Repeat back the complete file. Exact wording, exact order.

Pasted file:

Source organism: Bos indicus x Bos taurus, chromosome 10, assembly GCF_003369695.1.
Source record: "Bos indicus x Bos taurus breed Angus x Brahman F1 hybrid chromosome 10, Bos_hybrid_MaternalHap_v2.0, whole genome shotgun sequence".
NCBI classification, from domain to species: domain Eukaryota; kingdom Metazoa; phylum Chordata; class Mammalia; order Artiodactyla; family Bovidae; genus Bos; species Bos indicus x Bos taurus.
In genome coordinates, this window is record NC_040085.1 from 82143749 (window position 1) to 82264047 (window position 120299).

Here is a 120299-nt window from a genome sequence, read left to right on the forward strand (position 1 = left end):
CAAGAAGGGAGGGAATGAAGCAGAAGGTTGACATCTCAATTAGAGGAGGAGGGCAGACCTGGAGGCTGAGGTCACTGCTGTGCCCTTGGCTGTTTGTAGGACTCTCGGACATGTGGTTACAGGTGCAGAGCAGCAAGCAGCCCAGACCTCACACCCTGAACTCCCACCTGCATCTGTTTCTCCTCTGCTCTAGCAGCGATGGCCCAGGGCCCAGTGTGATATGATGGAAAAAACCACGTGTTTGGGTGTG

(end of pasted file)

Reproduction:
Source organism: Bos indicus x Bos taurus, chromosome 10, assembly GCF_003369695.1.
Source record: "Bos indicus x Bos taurus breed Angus x Brahman F1 hybrid chromosome 10, Bos_hybrid_MaternalHap_v2.0, whole genome shotgun sequence".
NCBI classification, from domain to species: domain Eukaryota; kingdom Metazoa; phylum Chordata; class Mammalia; order Artiodactyla; family Bovidae; genus Bos; species Bos indicus x Bos taurus.
In genome coordinates, this window is record NC_040085.1 from 82143749 (window position 1) to 82264047 (window position 120299).

Here is a 120299-nt window from a genome sequence, read left to right on the forward strand (position 1 = left end):
CAAGAAGGGAGGGAATGAAGCAGAAGGTTGACATCTCAATTAGAGGAGGAGGGCAGACCTGGAGGCTGAGGTCACTGCTGTGCCCTTGGCTGTTTGTAGGACTCTCGGACATGTGGTTACAGGTGCAGAGCAGCAAGCAGCCCAGACCTCACACCCTGAACTCCCACCTGCATCTGTTTCTCCTCTGCTCTAGCAGCGATGGCCCAGGGCCCAGTGTGATATGATGGAAAAAACCACGTGTTTGGGTGTG